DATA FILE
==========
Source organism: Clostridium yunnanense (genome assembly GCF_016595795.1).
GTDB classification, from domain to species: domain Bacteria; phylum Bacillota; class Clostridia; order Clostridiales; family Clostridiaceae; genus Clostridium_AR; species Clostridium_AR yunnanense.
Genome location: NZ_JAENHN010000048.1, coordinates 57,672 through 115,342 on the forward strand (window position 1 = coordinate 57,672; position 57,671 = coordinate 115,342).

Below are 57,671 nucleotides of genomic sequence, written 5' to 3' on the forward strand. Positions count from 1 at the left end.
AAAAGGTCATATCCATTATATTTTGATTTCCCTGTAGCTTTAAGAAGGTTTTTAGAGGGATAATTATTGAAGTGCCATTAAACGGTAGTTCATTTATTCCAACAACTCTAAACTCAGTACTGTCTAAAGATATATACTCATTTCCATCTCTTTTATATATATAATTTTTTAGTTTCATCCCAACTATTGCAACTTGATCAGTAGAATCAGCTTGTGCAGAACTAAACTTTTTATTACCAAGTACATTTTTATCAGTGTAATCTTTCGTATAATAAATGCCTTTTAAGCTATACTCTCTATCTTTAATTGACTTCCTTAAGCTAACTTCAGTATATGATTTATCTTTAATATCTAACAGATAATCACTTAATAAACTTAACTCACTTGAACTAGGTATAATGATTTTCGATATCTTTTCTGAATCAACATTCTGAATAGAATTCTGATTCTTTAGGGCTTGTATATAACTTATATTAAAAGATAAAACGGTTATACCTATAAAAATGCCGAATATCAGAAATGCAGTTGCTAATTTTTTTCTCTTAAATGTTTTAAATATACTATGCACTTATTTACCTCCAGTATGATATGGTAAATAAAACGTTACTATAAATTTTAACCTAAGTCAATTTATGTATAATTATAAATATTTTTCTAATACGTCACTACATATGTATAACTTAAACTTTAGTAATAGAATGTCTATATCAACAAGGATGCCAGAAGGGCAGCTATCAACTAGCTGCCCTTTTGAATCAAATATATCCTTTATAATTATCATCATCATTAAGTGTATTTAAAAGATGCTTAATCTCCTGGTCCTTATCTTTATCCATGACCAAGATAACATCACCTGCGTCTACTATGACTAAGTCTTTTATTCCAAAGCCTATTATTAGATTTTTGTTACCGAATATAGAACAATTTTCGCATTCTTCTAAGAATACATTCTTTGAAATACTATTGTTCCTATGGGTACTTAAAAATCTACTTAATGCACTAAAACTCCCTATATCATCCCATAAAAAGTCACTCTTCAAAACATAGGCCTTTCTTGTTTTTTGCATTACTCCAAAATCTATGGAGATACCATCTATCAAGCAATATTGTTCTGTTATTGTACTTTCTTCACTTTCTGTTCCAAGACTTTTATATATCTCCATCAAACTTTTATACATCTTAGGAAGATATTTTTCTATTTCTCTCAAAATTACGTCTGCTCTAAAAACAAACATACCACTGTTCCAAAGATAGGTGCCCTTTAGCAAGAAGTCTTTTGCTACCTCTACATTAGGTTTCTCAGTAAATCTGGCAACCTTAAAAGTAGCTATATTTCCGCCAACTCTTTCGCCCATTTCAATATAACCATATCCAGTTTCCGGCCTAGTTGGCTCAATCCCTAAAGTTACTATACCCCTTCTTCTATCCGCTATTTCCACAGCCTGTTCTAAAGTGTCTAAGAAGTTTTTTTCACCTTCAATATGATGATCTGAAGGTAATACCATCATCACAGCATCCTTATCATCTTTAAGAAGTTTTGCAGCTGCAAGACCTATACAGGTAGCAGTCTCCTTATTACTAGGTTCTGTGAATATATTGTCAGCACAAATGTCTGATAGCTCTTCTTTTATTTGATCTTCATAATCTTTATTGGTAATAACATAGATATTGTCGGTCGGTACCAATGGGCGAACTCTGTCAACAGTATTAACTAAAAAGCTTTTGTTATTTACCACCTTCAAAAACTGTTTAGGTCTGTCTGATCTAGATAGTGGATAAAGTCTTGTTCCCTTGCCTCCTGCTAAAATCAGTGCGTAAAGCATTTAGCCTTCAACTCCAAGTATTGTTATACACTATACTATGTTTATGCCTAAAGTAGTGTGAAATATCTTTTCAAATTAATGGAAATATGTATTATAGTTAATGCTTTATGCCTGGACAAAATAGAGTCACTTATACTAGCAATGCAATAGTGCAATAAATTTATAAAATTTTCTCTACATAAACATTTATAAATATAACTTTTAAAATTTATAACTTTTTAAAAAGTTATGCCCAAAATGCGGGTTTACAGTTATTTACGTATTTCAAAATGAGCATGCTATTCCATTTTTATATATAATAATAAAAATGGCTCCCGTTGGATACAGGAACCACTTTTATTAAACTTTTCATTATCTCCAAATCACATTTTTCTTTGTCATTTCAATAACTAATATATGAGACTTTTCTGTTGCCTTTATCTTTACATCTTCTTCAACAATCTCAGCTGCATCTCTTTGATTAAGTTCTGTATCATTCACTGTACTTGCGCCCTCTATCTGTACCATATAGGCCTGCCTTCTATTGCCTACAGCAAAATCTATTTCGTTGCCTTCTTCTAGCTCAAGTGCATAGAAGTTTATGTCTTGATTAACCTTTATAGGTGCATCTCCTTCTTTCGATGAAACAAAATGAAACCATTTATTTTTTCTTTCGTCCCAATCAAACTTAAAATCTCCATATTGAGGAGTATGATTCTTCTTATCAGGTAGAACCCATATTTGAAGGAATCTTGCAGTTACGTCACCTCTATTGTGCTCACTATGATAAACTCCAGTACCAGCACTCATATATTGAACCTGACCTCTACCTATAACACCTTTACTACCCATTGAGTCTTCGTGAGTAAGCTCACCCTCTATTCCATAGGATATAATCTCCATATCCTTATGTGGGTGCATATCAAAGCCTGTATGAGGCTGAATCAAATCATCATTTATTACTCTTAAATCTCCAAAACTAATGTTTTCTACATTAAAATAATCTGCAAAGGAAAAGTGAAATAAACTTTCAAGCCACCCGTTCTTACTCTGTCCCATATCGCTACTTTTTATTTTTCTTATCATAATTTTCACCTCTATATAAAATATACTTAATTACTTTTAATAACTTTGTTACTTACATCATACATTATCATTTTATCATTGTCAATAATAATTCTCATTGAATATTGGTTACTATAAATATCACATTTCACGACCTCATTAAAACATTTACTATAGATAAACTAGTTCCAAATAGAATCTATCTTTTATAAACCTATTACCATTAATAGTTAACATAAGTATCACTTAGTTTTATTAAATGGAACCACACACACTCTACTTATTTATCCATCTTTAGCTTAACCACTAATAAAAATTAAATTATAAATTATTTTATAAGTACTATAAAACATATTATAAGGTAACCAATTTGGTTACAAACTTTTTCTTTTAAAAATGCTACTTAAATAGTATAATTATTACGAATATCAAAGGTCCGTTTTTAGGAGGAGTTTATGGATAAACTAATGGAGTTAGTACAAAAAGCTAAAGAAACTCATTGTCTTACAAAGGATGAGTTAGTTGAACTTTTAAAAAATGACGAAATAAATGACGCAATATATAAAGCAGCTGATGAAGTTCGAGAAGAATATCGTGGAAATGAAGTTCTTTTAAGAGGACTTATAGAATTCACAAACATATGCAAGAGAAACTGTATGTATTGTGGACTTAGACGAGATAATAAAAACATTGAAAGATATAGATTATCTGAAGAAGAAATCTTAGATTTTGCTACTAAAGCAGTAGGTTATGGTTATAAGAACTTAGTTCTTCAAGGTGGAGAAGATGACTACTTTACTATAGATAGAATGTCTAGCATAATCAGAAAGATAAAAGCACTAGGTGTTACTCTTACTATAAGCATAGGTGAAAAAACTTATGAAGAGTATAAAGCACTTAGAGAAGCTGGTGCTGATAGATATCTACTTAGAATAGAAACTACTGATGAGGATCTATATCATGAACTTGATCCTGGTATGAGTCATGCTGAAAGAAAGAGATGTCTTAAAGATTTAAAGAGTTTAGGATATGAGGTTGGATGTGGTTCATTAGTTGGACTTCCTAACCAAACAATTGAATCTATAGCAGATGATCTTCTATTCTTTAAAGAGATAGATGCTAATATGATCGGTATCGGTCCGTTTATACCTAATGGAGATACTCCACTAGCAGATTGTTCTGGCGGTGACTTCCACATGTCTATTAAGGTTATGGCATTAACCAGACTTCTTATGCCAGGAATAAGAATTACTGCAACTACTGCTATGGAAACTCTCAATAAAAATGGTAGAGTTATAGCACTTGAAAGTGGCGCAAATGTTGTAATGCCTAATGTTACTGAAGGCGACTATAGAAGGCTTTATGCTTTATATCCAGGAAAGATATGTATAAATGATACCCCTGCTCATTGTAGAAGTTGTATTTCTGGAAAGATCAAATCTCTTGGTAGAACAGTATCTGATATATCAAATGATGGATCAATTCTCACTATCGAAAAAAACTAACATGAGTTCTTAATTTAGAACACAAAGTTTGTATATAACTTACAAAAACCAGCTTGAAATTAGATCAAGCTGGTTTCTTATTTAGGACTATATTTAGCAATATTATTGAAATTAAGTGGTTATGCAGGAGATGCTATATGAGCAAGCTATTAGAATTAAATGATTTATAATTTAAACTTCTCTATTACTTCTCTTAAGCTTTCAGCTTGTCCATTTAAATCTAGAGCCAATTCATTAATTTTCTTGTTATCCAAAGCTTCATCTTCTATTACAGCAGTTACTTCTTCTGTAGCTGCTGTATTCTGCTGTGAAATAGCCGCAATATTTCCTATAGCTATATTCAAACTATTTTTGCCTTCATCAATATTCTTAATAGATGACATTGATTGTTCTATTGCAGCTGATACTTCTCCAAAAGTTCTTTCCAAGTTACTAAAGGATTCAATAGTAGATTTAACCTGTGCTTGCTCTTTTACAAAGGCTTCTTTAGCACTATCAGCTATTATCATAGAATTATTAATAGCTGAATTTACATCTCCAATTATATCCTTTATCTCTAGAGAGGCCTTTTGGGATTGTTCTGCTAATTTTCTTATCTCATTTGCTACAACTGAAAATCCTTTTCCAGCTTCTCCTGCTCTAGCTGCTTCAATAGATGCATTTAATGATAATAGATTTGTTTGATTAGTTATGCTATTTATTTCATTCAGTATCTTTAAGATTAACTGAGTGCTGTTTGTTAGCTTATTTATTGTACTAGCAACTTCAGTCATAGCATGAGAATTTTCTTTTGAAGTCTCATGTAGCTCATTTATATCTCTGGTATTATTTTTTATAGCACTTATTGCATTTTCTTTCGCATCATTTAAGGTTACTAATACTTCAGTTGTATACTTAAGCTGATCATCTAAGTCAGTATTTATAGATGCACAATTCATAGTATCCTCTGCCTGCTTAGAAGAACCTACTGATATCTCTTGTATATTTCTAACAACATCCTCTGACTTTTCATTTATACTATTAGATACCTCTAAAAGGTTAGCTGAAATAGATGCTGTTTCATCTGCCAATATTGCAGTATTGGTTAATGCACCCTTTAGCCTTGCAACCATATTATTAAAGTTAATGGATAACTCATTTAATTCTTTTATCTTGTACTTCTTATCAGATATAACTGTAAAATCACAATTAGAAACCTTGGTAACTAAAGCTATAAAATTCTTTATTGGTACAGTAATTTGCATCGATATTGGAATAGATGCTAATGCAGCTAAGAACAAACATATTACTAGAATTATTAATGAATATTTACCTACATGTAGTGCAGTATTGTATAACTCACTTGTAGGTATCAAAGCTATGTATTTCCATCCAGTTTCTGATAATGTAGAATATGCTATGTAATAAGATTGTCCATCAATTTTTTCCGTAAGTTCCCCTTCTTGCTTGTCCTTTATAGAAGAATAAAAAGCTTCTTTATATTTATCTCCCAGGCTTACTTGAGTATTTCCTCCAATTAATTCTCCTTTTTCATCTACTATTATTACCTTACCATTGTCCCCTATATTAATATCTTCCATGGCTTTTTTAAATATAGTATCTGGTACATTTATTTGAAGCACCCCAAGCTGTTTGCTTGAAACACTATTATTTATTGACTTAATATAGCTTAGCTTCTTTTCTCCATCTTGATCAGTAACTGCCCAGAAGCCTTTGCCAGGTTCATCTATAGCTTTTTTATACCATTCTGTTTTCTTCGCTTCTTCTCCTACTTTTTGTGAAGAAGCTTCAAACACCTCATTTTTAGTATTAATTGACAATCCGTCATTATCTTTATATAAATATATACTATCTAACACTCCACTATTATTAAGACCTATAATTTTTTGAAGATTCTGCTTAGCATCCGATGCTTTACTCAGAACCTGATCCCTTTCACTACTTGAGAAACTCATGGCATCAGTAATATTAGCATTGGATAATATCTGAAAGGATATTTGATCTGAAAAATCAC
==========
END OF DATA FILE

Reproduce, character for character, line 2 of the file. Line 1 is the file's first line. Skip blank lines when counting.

GTDB classification, from domain to species: domain Bacteria; phylum Bacillota; class Clostridia; order Clostridiales; family Clostridiaceae; genus Clostridium_AR; species Clostridium_AR yunnanense.